Here's What Happens When You Accept an Offer on Your Home and Then Change Your Mind

The decision to sell a home is a big one. After all, you’re uprooting your life and leaving the property you may have lived in for years. And it’s not always easy to let go of a home you’re attached to emotionally.

There can also be financial consequences to moving. It’s important to make sure you’re really ready to sell your home before you hire a real estate agent and start the process of creating a listing.

But what happens if you put your home up for sale, get an offer, accept that offer, and then change your mind? Can you back out without consequences? Or will you be setting yourself up for financial losses?

It’s all about your contract

Whether you can change your mind about a home sale without penalty will hinge on your reason for doing so and how your real estate contract is worded. Let’s say you simply get cold feet about moving. That may not be a valid reason for backing out as spelled out in the real estate contract you signed with your home buyer.

However, it is pretty common for real estate contracts to include a contingency that protects you in the event that you’re unable to find a replacement home. And that may be a particular problem today.

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As of late February, there was only a 2.9-month supply of available homes on a national level, according to the National Association of Realtors. For context, it can easily take a six-month supply of available homes for there to be enough properties to meet buyer demand in full.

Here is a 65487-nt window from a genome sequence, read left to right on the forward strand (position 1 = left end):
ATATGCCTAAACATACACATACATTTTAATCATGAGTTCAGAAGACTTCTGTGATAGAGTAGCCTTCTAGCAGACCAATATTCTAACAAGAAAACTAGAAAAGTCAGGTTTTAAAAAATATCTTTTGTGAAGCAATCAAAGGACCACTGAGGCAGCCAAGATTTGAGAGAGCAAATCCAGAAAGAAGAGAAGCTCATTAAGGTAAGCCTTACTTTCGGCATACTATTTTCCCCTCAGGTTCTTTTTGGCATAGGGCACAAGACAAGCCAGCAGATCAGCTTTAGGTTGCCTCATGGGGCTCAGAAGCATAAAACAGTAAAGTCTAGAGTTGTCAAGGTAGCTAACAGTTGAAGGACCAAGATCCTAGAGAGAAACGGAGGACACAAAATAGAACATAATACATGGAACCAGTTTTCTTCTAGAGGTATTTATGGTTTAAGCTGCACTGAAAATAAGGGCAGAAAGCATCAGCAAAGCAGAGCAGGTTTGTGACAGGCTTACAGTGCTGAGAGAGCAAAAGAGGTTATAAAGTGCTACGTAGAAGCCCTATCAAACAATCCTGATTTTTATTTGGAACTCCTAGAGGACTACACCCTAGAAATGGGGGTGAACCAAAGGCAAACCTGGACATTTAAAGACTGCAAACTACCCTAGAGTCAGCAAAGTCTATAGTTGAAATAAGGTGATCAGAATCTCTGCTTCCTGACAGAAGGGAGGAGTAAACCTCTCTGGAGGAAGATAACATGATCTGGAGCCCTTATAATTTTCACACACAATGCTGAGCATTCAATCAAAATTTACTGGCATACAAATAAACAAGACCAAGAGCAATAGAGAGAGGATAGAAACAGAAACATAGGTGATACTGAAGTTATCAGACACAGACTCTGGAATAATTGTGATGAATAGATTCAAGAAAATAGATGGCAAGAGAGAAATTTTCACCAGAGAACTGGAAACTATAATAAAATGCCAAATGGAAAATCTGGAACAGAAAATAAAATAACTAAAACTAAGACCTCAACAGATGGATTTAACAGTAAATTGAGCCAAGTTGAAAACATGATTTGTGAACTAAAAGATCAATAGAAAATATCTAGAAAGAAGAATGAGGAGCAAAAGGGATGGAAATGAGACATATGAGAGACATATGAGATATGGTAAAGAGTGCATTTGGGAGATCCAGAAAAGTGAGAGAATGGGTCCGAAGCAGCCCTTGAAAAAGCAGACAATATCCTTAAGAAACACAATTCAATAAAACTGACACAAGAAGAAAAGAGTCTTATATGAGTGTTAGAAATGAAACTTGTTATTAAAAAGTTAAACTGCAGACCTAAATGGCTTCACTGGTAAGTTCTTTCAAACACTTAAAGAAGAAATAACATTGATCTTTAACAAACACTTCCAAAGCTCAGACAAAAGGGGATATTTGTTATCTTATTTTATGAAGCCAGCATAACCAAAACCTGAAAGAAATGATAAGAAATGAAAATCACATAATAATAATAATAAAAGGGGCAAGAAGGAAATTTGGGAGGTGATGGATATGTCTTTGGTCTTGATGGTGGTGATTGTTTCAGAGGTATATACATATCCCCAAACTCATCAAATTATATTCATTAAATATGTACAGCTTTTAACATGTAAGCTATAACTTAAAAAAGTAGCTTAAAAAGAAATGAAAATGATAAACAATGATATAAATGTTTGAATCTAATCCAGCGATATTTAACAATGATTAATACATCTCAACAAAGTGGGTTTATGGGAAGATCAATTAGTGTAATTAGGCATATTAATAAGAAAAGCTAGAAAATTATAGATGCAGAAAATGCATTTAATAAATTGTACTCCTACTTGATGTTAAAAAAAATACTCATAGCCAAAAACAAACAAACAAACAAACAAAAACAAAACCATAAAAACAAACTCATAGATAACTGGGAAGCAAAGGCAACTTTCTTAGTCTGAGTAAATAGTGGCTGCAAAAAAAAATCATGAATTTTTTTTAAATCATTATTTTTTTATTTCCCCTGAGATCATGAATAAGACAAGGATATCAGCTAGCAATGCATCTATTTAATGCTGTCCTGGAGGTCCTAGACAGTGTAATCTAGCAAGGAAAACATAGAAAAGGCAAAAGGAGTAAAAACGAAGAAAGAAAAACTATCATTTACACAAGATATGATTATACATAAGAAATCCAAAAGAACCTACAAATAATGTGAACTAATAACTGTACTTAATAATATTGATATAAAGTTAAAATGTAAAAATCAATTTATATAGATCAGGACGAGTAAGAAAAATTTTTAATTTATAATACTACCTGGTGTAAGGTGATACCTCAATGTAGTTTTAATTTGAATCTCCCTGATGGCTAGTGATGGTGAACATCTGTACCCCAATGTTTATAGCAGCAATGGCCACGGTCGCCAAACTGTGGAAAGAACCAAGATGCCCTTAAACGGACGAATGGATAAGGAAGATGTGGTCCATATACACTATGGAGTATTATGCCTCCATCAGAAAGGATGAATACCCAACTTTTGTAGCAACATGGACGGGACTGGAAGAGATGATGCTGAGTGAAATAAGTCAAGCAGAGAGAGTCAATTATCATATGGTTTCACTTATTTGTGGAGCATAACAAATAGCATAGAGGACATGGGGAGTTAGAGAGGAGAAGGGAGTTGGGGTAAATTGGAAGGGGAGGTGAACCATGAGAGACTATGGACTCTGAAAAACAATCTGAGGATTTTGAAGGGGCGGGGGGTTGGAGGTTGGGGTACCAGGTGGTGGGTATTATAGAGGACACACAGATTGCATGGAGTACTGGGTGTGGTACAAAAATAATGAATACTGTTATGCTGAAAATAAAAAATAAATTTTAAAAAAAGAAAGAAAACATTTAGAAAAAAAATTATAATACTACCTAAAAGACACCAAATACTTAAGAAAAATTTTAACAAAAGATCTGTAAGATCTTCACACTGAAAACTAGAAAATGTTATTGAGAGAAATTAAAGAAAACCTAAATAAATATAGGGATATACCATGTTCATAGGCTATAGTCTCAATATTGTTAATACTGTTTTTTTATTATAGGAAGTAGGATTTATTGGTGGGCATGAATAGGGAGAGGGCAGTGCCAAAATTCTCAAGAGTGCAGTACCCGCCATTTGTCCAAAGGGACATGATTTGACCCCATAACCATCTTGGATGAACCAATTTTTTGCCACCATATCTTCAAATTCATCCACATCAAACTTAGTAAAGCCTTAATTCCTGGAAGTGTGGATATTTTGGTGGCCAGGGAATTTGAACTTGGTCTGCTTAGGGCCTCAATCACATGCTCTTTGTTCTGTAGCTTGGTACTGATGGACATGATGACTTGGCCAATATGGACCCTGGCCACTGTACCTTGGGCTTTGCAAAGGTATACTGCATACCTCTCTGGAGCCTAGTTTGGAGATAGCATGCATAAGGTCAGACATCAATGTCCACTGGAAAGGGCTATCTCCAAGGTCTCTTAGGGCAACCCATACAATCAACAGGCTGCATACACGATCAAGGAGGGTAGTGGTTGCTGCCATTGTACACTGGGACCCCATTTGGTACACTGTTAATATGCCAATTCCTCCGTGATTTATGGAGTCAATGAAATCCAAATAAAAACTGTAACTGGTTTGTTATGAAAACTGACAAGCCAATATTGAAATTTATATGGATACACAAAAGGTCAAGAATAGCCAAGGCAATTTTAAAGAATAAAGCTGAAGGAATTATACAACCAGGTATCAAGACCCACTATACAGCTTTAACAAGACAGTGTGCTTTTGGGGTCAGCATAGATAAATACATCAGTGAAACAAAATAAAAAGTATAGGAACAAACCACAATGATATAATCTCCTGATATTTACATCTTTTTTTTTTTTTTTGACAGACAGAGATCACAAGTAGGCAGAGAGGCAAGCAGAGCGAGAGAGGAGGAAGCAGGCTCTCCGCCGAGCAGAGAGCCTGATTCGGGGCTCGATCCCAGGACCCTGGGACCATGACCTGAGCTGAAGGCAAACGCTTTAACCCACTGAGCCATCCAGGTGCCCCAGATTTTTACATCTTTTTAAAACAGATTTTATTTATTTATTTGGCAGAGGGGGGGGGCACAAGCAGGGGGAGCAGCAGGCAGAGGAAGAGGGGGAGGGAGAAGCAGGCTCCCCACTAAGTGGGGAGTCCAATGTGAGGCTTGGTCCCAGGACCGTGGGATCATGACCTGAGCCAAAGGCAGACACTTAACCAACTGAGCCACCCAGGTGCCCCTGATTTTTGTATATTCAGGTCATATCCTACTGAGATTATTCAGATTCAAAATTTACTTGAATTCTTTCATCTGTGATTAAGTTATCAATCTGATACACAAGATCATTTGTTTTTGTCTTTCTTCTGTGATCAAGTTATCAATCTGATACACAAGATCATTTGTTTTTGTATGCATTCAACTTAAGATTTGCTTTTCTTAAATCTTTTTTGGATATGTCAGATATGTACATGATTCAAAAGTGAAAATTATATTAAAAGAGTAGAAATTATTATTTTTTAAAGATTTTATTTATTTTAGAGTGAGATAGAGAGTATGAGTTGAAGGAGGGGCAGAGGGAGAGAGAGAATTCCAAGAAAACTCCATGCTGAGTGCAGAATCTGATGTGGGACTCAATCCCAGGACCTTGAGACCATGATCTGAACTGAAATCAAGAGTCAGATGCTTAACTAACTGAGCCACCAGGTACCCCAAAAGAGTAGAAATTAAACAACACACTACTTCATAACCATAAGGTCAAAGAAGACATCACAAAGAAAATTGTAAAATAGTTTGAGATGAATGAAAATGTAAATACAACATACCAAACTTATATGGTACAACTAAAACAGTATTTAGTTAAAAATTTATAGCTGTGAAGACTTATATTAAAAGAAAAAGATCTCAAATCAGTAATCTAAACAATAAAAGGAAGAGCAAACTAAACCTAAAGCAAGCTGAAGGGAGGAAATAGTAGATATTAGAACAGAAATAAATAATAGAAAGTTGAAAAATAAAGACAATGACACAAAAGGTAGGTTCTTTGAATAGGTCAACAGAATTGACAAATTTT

So let’s say you accept an offer on your home and your contract contains a contingency giving you 60 days to find a new one to live in. If you can’t find one — say, because you can’t afford the mortgage on a potential replacement — and you back out of the contract, you should be protected.

It’s important to have a good real estate agent — and attorney

Sometimes, plans change and feelings shift. But in the context of selling a home, changing your mind after you’ve accepted an offer as well as a deposit from a buyer could lead to a world of problems if you’re not adequately protected. That’s why it’s so important to hire not just a great real estate agent, but also a savvy real estate attorney who can prepare a home sale contract that comes with built-in safeguards for you.

If you’re not sure how to find a good attorney, ask your real estate agent. It’s common for agents who help people sell homes to know of skilled local attorneys who can handle the legalese of the agreements that need to be signed.

Before you sign a real estate contract outlining the terms of the sale of your home, read it carefully so you know what you’re getting into. This way, you won’t face unpleasant surprises if you decide to stay in your home after accepting a buyer’s offer on it.

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